6. Operon conservation and the evolution of trans-splicing in the phylum Nematoda.

    Science.gov (United States)

    Guiliano, David B; Blaxter, Mark L

    2006-11-24

    The nematode Caenorhabditis elegans is unique among model animals in that many of its genes are cotranscribed as polycistronic pre-mRNAs from operons. The mechanism by which these operonic transcripts are resolved into mature mRNAs includes trans-splicing to a family of SL2-like spliced leader exons. SL2-like spliced leaders are distinct from SL1, the major spliced leader in C. elegans and other nematode species. We surveyed five additional nematode species, representing three of the five major clades of the phylum Nematoda, for the presence of operons and the use of trans-spliced leaders in resolution of polycistronic pre-mRNAs. Conserved operons were found in Pristionchus pacificus, Nippostrongylus brasiliensis, Strongyloides ratti, Brugia malayi, and Ascaris suum. In nematodes closely related to the rhabditine C. elegans, a related family of SL2-like spliced leaders is used for operonic transcript resolution. However, in the tylenchine S. ratti operonic transcripts are resolved using a family of spliced leaders related to SL1. Non-operonic genes in S. ratti may also receive these SL1 variants. In the spirurine nematodes B. malayi and A. suum operonic transcripts are resolved using SL1. Mapping these phenotypes onto the robust molecular phylogeny for the Nematoda suggests that operons evolved before SL2-like spliced leaders, which are an evolutionary invention of the rhabditine lineage.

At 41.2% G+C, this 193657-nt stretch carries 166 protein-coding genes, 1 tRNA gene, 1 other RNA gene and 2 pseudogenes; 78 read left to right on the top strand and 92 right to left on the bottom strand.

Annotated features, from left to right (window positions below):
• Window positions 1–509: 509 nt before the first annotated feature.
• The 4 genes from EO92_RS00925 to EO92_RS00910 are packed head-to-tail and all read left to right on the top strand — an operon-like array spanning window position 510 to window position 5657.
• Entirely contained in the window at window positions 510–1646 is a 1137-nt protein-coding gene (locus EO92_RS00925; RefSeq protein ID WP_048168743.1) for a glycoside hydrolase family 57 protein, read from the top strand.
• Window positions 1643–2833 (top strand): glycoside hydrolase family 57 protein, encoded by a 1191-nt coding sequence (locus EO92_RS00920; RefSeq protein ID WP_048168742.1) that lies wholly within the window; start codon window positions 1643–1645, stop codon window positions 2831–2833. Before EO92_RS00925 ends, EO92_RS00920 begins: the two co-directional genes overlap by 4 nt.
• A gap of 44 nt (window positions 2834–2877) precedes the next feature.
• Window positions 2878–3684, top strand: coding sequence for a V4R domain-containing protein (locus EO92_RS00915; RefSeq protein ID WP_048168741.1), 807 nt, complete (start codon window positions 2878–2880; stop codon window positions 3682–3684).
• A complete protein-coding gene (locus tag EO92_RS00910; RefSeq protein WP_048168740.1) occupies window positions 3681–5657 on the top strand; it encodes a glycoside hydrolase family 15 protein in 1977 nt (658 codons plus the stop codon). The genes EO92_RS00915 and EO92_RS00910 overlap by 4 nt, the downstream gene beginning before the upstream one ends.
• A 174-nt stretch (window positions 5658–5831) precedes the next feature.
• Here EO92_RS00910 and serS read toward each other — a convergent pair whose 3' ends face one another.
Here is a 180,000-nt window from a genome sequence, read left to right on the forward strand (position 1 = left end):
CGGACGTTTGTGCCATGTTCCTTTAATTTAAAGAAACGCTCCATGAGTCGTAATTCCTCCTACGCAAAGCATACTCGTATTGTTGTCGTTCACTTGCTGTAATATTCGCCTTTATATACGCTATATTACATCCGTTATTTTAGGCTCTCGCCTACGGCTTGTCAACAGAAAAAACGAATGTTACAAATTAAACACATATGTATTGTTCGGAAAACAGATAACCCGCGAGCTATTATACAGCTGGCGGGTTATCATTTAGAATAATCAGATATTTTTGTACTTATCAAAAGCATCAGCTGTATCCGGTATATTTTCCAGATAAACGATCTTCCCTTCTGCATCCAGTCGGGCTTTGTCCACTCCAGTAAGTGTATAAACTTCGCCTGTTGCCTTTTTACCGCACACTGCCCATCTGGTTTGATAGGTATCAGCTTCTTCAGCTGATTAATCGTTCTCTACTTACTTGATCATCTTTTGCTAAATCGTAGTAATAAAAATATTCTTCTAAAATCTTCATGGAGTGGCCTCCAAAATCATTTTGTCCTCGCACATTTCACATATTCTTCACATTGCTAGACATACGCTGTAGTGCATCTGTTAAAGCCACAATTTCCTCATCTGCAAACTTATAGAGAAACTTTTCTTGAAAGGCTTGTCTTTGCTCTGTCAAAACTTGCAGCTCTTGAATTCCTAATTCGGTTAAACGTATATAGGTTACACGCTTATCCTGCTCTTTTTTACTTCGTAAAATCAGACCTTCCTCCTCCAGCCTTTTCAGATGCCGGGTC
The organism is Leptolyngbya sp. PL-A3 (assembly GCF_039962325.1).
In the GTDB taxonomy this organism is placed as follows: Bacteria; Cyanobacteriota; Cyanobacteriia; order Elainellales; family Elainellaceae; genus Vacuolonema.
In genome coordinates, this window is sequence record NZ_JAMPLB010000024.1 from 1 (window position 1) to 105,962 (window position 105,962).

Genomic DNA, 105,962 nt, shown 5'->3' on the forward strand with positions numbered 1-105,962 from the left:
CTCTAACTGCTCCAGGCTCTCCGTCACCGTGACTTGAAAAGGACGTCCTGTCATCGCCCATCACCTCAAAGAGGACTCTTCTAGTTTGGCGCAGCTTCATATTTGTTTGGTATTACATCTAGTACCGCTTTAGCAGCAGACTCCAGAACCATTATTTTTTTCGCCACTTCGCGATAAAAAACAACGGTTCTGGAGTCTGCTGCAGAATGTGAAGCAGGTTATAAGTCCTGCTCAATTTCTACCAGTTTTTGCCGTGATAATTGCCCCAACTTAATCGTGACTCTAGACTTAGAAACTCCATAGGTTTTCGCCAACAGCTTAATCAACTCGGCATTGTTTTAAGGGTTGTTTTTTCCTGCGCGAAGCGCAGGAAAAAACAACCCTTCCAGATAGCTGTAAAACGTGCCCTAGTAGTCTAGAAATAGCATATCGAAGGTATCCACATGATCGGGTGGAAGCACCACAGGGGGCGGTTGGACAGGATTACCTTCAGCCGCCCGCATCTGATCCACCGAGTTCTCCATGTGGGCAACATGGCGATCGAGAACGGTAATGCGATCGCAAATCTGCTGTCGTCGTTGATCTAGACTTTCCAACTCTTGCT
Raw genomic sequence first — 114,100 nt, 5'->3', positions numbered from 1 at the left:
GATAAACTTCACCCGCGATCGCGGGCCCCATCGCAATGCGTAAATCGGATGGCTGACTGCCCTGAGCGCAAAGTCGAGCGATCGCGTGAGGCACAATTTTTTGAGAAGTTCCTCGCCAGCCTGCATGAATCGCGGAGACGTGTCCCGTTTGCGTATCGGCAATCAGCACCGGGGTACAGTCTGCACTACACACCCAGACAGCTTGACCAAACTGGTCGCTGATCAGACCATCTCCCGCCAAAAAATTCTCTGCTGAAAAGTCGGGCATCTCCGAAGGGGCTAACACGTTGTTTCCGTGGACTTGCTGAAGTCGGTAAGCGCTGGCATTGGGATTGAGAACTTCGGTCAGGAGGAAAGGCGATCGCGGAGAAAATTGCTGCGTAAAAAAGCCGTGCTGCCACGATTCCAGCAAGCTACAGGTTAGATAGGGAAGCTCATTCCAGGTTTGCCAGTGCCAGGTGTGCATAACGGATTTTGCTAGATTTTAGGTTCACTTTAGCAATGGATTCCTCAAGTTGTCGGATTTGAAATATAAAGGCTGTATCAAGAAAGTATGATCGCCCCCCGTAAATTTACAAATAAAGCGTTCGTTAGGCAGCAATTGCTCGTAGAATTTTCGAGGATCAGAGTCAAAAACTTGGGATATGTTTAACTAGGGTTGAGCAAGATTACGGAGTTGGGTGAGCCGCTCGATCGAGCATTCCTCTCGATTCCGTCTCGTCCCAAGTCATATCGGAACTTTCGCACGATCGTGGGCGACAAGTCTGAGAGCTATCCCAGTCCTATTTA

7. Operon conservation and the evolution of trans-splicing in the phylum Nematoda.

    Directory of Open Access Journals (Sweden)

    David B Guiliano

    2006-11-01